TIFF Reviews: Two Semi-Autobiographical Films about Addiction, Childhood and the Inevitable Evil of Pain

By Ross Vernon Dias

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Photo credit: Courtesy of TIFF

A young multi-hyphenate and a seasoned director takes turns at auto-fictitious films.

Nine years ago at the Ryerson Theatre in Toronto, Pedro Almodóvar and Antonio Banderas screened their first collaboration in over 22 years, The Skin I Live In at the festival. That’s when the process of thinking about Pain and Glory really started for the actor, he said at the film’s TIFF premiere. Banderas worked with the Spanish auteur on his first film, “Labyrinth of Passion,” and the pair continued to work together for a few years before Banderas’ appeal crossed the Atlantic into Hollywood.

After Julietta in 2016, one of Almodóvar’s least explicitly introspective films, the director returns to palpate audiences with a fictitious re-telling of a wayward directors played by Banderas, who takes up heroin to self-soothe the overwhelming pain (both mental and physical) of his existence.

With his usual impeccable use of costume and set design to paint a vivid image (Almodóvar believes film should re-tell lives experiences with more beauty), most of Salvador’s pain is captured in the small steps, winces and long stares of Banderas’ portrayal. Split between present day in Madrid and the fictitious director’s childhood in quaint Spanish villages, in the film Penelope Cruz — another of Almodóvar’s frequent collaborators — features as Salvador’s long-suffering but ultimately sympathetic mother in her youth.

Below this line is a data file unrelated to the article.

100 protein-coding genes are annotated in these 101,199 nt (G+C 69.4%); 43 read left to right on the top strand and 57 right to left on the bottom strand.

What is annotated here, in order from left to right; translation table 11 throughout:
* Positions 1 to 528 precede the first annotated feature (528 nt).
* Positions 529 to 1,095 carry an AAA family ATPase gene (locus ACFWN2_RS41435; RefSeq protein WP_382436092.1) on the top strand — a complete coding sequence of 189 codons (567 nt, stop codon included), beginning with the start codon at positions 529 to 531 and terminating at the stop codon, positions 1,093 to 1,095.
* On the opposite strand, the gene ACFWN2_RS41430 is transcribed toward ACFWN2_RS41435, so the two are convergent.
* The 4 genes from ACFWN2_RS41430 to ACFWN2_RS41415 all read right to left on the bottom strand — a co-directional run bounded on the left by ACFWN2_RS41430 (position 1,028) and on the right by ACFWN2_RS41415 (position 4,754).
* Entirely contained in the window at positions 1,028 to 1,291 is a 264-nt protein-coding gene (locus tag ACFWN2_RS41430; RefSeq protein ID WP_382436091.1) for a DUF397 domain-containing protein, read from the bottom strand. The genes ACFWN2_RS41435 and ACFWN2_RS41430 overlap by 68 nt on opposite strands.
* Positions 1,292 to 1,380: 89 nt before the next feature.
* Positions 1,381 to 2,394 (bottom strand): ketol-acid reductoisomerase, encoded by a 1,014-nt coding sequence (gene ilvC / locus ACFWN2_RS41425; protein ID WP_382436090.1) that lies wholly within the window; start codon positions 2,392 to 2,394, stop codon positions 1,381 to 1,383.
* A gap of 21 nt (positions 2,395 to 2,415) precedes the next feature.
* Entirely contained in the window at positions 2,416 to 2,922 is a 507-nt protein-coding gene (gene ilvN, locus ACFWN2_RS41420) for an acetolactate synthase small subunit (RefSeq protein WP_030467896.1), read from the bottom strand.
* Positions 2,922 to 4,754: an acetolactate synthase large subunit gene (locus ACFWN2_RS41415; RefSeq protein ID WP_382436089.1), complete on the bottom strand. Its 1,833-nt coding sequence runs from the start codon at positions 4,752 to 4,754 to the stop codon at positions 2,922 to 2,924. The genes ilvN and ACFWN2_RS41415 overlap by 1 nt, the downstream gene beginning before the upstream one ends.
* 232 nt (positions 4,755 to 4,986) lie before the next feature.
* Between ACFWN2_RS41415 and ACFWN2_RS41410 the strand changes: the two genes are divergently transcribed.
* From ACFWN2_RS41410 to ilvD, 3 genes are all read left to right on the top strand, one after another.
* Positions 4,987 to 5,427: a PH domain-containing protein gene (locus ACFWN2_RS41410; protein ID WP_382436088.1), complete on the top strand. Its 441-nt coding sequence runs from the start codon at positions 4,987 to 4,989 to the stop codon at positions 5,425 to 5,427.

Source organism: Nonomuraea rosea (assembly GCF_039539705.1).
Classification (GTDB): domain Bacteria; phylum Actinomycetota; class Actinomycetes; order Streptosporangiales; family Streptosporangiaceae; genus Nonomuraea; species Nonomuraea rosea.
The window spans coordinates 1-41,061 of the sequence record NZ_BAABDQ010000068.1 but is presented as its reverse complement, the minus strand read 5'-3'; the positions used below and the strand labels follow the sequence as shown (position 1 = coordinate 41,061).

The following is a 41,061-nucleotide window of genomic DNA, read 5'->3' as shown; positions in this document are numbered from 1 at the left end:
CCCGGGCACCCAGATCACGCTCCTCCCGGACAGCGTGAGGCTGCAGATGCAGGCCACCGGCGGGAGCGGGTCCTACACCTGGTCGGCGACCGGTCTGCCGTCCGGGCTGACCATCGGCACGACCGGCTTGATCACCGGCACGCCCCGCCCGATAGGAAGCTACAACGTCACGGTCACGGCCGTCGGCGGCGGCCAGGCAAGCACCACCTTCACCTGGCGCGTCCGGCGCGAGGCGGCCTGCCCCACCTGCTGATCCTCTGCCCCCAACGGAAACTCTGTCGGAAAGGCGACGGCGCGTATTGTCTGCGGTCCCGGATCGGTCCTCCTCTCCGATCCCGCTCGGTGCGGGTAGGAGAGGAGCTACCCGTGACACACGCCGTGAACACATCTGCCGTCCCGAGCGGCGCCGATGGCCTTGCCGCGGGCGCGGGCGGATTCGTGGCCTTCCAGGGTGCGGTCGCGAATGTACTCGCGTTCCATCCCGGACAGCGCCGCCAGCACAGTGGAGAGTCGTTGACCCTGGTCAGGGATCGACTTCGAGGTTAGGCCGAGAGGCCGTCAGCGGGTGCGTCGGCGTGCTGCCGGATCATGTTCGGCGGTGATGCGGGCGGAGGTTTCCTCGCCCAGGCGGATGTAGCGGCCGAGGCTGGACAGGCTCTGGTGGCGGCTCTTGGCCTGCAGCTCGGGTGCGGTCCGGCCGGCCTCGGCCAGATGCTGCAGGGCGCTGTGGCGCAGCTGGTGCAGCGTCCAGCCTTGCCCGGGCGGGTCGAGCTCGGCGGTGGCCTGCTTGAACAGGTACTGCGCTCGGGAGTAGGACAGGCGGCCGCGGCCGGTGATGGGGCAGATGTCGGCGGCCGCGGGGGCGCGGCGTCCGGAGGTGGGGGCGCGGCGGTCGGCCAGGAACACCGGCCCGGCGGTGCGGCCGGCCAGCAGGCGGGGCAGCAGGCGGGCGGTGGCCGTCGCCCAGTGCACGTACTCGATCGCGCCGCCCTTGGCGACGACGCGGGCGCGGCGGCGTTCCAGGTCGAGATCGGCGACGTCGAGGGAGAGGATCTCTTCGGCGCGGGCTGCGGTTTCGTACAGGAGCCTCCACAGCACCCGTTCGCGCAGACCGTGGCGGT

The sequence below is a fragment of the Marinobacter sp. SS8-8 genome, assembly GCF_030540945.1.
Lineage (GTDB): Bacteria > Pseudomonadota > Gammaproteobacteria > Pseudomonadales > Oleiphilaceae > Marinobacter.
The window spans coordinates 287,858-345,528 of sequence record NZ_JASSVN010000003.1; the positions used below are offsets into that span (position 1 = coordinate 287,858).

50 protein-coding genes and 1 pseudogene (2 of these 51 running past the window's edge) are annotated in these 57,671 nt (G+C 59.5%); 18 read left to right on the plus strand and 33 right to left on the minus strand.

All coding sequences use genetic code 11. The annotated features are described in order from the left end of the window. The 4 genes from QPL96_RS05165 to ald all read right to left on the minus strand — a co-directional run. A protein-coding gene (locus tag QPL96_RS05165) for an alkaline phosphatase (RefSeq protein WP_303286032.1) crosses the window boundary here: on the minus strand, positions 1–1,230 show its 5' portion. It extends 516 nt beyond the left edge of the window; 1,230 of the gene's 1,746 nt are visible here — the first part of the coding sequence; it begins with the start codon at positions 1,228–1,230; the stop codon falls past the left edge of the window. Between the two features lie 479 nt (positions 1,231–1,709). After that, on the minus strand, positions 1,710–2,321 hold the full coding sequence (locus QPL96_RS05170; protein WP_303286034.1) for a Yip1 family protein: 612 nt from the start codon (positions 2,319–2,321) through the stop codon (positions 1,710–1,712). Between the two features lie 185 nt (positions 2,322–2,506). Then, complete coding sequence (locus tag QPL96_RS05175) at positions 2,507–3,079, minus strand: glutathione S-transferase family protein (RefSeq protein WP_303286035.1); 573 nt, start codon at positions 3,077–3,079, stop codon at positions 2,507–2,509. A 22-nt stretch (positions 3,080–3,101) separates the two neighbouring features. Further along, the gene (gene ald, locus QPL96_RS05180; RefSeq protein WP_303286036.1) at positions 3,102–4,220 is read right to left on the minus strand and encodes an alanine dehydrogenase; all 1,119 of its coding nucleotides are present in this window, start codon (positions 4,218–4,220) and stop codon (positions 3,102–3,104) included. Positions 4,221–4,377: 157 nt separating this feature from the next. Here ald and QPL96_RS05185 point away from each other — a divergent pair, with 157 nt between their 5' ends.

Ultimately about harnessing the power of pain, Pain and Glory is charming, self-referential and quintessential Almodóvar that fits neatly into the director’s canon.

Film still from “Honey Boy.” Photo credit: Courtesy of TIFF

While “Pain and Glory” debuted at Cannes, Shia LaBeouf-penned Honey Boy, directed by Alma Ha’rel, marked its international premiere in Toronto. When Shia LaBeouf announced he would be writing a film based on growing up in the industry, the public excitement was intense. Bits of his story were know, others weren’t. Much like Almodovar’s film, the story oscillates between two times periods; here the difference between periods is 10 years. It opens in 2005 on a set that very much resembles Michael Bay’s Transformers series (audibly, at the very least) with a burning plane and moans of would-be Optimus Prime off-camera. The opening montage is followed by a stay at a rehab facility that triggers memories of young Otis’ father, 10 years prior.

In one of the most poignant scenes in the film, Otis says to his court-ordered therapist: “The only thing my father gave me—that was of any value—was pain. And you want to take that away from me?” Featuring haunting themes of chickens, drug abuse and a debut performance from British musical artist FKA Twigs, Honey Boy is sure to pick up more than a few awards and earn the public’s delight along the way.

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